mail delivery

Mandates, Machine Removals Slow Local Mail Delivery

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Changes in the postal service are starting to show here in Connecticut. In Wallingford at one of the state’s three distribution processing centers, workers are feeling a big impact on federal mandates.

“Within the last few weeks we’ve had two pieces of our processing machinery taken out there,” said Joan Levy, president of the Greater Connecticut Area Local affiliate of the American Postal Workers Union AFL-CIO.

“From the time I started with the postal service, our directive was ‘every piece every day,’” said Levy.

Veterans and seniors are speaking out about potential delays in the delivery of mail and package by

Now, removing processing machines, cutting back on overtime and sending trucks out without waiting for hand-sorted mail are all impacting how the 245-year-old service is operating.

In New Haven, Levy says some pieces of mail are backed up from July 27, still waiting to be processed. Whatever can’t go through the remaining machines must be sorted by hand later in the day.

“I’ve never seen anything like it,” said Levy. “I was a postal employee for 28 years, and I’ve never seen delayed mail like that.”

She says almost 90% of medicine sent from the VA goes through the postal service. The changes made in the last two weeks could soon have a ripple effect on veterans.

“Our veterans are going to be suffering if the mail is not getting to them on time,” said Levy.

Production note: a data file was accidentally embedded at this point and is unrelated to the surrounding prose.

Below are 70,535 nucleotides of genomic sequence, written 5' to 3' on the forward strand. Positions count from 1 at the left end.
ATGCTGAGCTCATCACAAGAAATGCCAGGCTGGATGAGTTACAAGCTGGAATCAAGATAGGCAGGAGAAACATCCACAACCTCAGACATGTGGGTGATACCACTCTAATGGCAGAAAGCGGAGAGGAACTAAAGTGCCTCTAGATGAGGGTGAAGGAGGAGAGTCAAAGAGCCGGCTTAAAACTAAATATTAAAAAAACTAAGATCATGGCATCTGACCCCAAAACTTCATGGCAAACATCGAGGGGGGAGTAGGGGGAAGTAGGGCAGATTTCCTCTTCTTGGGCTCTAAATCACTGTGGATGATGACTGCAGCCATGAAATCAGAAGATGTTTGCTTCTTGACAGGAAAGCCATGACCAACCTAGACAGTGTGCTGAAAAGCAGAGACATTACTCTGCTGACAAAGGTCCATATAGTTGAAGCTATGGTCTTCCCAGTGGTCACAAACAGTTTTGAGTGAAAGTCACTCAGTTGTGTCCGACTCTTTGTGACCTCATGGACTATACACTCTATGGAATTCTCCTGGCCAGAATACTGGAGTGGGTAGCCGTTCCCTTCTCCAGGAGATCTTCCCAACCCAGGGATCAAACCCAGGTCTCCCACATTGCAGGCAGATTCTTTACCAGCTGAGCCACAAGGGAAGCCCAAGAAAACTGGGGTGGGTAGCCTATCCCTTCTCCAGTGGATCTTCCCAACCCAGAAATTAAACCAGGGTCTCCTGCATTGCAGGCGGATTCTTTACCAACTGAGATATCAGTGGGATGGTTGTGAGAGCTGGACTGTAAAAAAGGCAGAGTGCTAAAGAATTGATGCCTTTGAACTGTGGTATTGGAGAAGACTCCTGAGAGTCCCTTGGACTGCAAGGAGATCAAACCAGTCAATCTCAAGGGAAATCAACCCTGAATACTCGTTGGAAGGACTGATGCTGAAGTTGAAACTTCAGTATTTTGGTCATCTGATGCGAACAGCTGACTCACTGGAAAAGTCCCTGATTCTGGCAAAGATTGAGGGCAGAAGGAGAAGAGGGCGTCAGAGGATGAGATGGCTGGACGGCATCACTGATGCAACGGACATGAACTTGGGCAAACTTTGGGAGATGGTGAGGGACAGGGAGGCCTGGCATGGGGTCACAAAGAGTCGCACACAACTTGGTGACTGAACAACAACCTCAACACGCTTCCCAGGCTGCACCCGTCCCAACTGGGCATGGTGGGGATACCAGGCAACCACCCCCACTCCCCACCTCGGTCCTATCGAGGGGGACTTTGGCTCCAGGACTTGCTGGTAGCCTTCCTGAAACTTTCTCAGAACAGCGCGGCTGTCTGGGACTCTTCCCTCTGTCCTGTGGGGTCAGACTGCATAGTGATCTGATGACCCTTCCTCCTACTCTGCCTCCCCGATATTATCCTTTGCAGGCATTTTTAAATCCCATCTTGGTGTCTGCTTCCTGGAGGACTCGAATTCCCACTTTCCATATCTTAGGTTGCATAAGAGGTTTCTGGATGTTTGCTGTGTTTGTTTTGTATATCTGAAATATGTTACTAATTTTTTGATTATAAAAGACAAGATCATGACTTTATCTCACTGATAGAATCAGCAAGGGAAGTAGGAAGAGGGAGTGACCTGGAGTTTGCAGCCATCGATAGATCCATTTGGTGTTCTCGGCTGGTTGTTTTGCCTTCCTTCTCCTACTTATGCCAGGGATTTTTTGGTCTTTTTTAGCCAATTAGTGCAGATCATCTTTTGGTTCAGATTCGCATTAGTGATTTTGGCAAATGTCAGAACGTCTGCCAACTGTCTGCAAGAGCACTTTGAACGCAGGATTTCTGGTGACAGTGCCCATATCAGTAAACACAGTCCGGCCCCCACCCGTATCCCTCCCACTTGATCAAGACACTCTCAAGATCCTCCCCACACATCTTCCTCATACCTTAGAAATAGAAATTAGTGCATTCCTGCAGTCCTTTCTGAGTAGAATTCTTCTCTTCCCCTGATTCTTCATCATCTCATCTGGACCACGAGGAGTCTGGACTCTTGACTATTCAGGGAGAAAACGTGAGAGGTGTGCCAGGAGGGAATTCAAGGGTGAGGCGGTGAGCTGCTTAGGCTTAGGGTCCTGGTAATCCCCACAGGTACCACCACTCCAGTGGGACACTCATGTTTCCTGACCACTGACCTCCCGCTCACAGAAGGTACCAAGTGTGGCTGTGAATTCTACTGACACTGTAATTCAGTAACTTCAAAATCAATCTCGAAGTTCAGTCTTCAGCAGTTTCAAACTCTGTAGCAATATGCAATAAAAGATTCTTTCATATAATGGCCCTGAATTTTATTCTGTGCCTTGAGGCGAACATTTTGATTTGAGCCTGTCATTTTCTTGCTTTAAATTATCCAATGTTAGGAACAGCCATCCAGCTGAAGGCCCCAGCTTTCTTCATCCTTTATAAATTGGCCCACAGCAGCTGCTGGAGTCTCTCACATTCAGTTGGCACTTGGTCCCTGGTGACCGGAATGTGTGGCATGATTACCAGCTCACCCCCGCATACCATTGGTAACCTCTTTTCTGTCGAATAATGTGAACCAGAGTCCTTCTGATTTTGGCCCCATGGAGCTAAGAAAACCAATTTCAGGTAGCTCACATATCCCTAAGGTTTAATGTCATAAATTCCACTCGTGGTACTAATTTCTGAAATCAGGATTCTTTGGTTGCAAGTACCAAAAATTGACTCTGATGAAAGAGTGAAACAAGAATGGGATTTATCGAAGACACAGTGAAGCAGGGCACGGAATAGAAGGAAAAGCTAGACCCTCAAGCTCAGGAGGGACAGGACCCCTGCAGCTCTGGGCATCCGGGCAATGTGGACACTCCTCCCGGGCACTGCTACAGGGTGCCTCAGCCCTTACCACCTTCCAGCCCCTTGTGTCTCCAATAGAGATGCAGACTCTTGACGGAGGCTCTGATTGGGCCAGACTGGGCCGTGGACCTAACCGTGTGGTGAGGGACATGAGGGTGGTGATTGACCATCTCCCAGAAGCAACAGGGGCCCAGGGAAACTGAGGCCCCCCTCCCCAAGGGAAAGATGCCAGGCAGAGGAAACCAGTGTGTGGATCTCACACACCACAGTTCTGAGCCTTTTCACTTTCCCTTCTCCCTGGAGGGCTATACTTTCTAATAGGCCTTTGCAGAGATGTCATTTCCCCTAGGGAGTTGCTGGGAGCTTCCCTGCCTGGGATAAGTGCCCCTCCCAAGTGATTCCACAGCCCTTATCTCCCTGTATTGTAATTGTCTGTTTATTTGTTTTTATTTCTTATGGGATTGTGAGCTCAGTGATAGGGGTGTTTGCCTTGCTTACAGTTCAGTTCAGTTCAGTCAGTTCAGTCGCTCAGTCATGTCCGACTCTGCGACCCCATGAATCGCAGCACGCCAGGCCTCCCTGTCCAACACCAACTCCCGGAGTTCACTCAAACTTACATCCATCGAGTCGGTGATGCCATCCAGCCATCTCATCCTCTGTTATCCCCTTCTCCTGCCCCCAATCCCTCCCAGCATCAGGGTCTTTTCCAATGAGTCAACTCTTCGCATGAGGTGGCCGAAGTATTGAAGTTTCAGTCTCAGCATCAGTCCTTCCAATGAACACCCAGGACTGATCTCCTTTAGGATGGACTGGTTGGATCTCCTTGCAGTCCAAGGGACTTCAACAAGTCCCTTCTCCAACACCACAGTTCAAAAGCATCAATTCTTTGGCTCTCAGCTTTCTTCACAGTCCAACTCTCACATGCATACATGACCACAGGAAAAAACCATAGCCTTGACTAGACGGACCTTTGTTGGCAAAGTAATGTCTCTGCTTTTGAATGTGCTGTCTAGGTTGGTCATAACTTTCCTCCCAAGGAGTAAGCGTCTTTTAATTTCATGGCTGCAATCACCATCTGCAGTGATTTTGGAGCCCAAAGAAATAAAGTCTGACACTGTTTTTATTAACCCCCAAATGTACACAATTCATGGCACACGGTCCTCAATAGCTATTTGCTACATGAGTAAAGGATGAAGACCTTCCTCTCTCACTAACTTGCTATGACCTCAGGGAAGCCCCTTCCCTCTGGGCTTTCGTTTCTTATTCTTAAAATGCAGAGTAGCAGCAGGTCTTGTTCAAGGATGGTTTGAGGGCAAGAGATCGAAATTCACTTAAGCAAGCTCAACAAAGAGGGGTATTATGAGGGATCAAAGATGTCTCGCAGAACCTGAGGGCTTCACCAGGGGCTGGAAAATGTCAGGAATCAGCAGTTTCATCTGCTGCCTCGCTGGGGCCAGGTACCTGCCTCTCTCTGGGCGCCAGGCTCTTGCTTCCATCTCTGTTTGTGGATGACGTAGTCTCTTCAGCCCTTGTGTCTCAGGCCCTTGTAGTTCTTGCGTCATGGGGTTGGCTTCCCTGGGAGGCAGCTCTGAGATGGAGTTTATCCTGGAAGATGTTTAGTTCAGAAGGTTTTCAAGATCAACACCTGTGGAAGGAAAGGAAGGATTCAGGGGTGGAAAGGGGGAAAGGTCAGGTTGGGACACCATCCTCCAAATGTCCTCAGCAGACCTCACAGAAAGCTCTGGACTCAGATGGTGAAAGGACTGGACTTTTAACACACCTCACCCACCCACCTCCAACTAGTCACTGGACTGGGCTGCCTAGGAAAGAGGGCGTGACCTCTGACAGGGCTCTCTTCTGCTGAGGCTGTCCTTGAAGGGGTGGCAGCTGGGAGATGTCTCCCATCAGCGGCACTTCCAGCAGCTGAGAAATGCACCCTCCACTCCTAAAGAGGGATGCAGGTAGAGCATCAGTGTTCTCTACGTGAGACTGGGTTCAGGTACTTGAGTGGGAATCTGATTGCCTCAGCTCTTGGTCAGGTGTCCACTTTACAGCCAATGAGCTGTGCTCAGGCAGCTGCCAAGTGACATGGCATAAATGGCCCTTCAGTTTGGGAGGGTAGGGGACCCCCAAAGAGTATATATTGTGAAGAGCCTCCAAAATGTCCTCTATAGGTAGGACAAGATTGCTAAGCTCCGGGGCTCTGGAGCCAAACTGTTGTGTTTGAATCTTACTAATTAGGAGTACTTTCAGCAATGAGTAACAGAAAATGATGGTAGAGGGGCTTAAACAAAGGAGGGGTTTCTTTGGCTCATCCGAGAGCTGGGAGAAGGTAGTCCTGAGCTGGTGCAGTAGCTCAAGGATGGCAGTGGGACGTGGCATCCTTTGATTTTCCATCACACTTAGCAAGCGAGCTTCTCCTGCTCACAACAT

Keith Wylie is one veteran who hasn’t seen a delay yet but is keeping a close eye on the mail for his medications.

“I’d be in a world of hurt because my blood pressure and my insulin,” explained Wylie, who says his mother is concerned about veterans and those who are home who depend on postal service deliveries.

Matthew Peterson is the owner of Homewatch Caregivers in New Haven, which works with the senior community. While he hasn’t heard of any impact yet, there’s fear among the senior community that it could be on the way.

“Their social security check may be direct deposited, but if there’s an issue, again with things like Medicare and Medicaid they’re reliant on that piece of paper,” said Peterson.

Seniors are more likely to file by mail for those types of services. Not only that but because of the pandemic, he says many look forward to magazines and greeting cards while their socially distant.

“It makes a big difference to aunt Mae if she gets her card on her birthday or four days after her birthday,” said Peterson. “It’s a little thing but it can mean a lot to someone who’s isolated and shut in.”

They are doing their best to keep up despite being slowed by COVID-19 and new mandates. Although the delays are building up for not only seniors and veterans, but workers as well. Recently paychecks out of North Haven were delayed at a time when people need them most.  

“It took one week to get from North Haven to Wallingford so that’s a scary thought to me, as far as what does it mean for ballots,” said Levy. She says they didn’t see  ballot delays with the recent primary election.

The union hopes upcoming emergency federal legislation could offer the funding they need to get back on track for all postal customers across the country.

“It shouldn’t be political,” said Wylie. “They’re supposed to take care of the people, you know? People come first.”

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